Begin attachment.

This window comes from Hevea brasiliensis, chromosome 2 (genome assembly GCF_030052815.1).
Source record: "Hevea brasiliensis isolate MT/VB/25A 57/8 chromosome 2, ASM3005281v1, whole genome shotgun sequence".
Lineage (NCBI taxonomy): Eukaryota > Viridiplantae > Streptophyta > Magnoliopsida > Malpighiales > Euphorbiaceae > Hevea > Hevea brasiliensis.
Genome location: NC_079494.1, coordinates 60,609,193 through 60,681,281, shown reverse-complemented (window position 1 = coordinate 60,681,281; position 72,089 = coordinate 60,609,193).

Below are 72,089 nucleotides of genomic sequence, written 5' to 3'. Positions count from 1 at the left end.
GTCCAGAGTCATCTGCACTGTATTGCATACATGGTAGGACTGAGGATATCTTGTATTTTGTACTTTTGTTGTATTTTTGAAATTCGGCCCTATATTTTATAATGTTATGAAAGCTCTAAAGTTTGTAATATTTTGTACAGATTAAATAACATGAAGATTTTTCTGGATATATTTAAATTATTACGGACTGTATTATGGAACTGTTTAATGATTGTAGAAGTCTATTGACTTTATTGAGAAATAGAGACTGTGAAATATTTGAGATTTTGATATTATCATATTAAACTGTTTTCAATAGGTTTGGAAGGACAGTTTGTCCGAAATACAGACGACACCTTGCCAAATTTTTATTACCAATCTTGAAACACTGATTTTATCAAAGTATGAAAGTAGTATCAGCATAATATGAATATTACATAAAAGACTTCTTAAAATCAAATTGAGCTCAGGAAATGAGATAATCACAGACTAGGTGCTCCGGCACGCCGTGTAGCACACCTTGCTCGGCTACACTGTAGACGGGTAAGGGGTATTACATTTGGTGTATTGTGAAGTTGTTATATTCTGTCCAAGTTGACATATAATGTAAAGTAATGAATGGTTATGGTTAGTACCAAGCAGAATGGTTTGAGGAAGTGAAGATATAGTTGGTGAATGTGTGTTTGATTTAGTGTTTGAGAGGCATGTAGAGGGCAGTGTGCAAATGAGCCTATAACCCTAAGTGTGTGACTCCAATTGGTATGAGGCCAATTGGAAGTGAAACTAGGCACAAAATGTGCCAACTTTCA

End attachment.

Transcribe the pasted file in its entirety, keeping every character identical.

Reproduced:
This window comes from Hevea brasiliensis, chromosome 2 (genome assembly GCF_030052815.1).
Source record: "Hevea brasiliensis isolate MT/VB/25A 57/8 chromosome 2, ASM3005281v1, whole genome shotgun sequence".
Lineage (NCBI taxonomy): Eukaryota > Viridiplantae > Streptophyta > Magnoliopsida > Malpighiales > Euphorbiaceae > Hevea > Hevea brasiliensis.
Genome location: NC_079494.1, coordinates 60,609,193 through 60,681,281, shown reverse-complemented (window position 1 = coordinate 60,681,281; position 72,089 = coordinate 60,609,193).

Below are 72,089 nucleotides of genomic sequence, written 5' to 3'. Positions count from 1 at the left end.
GTCCAGAGTCATCTGCACTGTATTGCATACATGGTAGGACTGAGGATATCTTGTATTTTGTACTTTTGTTGTATTTTTGAAATTCGGCCCTATATTTTATAATGTTATGAAAGCTCTAAAGTTTGTAATATTTTGTACAGATTAAATAACATGAAGATTTTTCTGGATATATTTAAATTATTACGGACTGTATTATGGAACTGTTTAATGATTGTAGAAGTCTATTGACTTTATTGAGAAATAGAGACTGTGAAATATTTGAGATTTTGATATTATCATATTAAACTGTTTTCAATAGGTTTGGAAGGACAGTTTGTCCGAAATACAGACGACACCTTGCCAAATTTTTATTACCAATCTTGAAACACTGATTTTATCAAAGTATGAAAGTAGTATCAGCATAATATGAATATTACATAAAAGACTTCTTAAAATCAAATTGAGCTCAGGAAATGAGATAATCACAGACTAGGTGCTCCGGCACGCCGTGTAGCACACCTTGCTCGGCTACACTGTAGACGGGTAAGGGGTATTACATTTGGTGTATTGTGAAGTTGTTATATTCTGTCCAAGTTGACATATAATGTAAAGTAATGAATGGTTATGGTTAGTACCAAGCAGAATGGTTTGAGGAAGTGAAGATATAGTTGGTGAATGTGTGTTTGATTTAGTGTTTGAGAGGCATGTAGAGGGCAGTGTGCAAATGAGCCTATAACCCTAAGTGTGTGACTCCAATTGGTATGAGGCCAATTGGAAGTGAAACTAGGCACAAAATGTGCCAACTTTCA